Thursday, June 19, 2014

"Forgive Ourselves"

"Forgive Ourselves?"

    The modern notion of "forgiving ourselves" actually stems from an incomplete and inadequate Biblical understanding of God's forgiveness.  That is, if we fully experience His pardon for our sins, we will find no need for our own personal absolution and cleansing of our conscience.

   "Having a High Priest over the house of God; let us draw near with a true heart in full assurance of faith, having our hearts sprinkled from an evil conscience" (Hebrews 20-22).

   Only our great High Priest, the Lord Jesus Christ, can birth and maintain in us "a true heart in full assurance of faith," and only He can cleanse us from "an evil conscience."  In times of sin against God and others, the Holy Spirit works in believers to expose our errors, to lead us to remembrance of our Savior's intercessory sacrifice on our behalf, and to elicit honest contrition for our unbelief and disobedience.  When we respond in genuine faith and repentance, the Spirit magnifies the salvation of the Lord Jesus in our hearts and minds to the degree that we go forward in peace and renewed devotion to God and others (which may at times involve Spirit-led confession, apology, and restitution to those against whom we have sinned).  "Where sin abounded, grace did much more abound, that as sin hath reigned unto death, even so might grace reign through righteousness unto eternal life by Jesus Christ our Lord" (Romans 5:20-21).

   Believers who walk in ongoing and paralyzing remorse about sin fail to adequately understand the efficacy of Christ's work on our behalf.  Thus, the notion has arisen, even among Christians, that we must "forgive ourselves."  No Biblical basis exists for such an erroneous concept.  Our need is rather to "grow in grace, and in the knowledge of our Lord and Savior Jesus Christ" (II Peter 3:18).  "What is it about my Lord and His redeeming work on my behalf that I do not know well enough in order to walk in the peace of a cleansed conscience?"  This is the question the remorse-plagued and paralyzed believer must ask if he is to have any hope of the tranquil heart our Lord desires His children to experience.  God's answer will exalt the Savior, emphasize His once for all sacrifice, enlarge understanding of His ongoing intercession, and enable the trusting and repentant believer to go forth from the altar of mercy in the peace for which the Lord Jesus suffered so much to provide.  Forgive ourselves?  Not when the Holy Spirit applies the power of our Savior's sacrifice and intercession to needy hearts.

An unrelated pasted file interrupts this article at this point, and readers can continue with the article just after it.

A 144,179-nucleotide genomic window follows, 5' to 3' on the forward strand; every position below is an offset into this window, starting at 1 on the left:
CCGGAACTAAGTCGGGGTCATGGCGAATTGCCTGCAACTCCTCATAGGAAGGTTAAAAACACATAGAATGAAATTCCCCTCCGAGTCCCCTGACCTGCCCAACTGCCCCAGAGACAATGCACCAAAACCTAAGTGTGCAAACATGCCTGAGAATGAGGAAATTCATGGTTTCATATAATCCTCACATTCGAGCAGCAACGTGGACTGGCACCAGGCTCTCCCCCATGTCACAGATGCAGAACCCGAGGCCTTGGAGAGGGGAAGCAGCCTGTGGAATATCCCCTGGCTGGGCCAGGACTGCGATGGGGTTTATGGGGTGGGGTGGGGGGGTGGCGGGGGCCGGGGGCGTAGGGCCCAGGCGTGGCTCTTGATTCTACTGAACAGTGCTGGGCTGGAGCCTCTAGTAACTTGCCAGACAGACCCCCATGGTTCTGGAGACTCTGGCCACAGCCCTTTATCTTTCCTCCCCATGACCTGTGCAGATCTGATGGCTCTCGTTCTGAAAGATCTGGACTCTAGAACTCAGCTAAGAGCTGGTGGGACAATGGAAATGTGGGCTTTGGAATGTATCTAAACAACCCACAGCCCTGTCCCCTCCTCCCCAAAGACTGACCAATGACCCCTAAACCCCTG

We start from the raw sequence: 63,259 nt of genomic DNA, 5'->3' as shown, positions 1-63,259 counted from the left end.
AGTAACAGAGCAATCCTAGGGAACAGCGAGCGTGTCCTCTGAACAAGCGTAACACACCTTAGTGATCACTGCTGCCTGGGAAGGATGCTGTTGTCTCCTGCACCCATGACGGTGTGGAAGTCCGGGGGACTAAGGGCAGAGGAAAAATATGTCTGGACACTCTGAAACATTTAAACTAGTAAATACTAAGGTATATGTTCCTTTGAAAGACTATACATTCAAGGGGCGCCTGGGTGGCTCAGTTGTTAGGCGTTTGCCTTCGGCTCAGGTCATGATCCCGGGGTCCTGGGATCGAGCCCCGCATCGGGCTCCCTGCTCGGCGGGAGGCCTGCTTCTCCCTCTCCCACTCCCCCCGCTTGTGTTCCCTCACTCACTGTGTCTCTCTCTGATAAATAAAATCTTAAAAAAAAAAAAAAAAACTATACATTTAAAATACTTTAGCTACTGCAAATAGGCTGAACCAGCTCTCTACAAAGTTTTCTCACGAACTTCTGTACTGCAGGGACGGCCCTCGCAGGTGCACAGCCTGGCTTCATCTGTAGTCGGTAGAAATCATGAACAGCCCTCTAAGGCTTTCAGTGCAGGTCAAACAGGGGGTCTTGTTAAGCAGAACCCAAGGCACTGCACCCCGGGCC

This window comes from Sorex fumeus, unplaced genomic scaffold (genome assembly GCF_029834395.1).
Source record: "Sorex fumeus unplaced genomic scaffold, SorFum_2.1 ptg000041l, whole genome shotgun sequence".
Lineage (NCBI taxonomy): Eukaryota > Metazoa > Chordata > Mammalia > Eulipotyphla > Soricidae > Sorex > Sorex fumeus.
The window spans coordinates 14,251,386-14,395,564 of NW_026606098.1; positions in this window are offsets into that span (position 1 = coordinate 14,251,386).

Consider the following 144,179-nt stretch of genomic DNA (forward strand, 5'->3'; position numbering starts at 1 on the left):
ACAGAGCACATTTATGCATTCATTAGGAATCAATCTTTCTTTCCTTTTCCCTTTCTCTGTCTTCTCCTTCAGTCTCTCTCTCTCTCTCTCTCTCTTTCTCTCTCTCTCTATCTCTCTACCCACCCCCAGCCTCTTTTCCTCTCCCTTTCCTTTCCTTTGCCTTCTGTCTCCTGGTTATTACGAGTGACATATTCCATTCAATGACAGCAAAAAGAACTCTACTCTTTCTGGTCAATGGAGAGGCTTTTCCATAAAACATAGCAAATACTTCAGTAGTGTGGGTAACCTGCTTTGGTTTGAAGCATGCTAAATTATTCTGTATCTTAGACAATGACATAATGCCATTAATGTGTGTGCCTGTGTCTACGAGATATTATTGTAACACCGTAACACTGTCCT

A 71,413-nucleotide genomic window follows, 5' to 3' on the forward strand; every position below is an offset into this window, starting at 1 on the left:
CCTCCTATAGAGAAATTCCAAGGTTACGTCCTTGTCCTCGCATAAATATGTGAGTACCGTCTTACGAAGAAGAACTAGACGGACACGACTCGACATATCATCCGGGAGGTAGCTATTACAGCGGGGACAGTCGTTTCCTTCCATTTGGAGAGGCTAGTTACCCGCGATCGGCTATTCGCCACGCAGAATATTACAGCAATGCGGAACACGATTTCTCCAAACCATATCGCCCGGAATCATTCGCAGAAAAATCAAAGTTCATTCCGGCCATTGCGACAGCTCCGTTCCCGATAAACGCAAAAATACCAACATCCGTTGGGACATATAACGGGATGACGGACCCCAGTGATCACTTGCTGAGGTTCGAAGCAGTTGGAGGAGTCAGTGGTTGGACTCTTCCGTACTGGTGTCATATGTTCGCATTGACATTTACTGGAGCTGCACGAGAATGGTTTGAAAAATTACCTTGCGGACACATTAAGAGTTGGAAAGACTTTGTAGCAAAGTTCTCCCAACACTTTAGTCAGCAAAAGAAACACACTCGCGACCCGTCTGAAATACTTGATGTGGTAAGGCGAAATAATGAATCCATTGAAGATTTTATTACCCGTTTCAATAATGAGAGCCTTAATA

"This man, after He had offered one sacrifice for sins forever, sat down on the right hand of God."

(Hebrews 10:12)

"There is forgiveness with Thee."

(Psalm 130:4)

"How much more shall the blood of Christ, who through the eternal Spirit offered himself without spot to God, purge your conscience from dead works to serve the living God?"

(Hebrews 9:14)

"He is able also to save them to the uttermost that come unto God by Him, seeing He ever liveth to make intercession for them."

(Hebrews 7:25)

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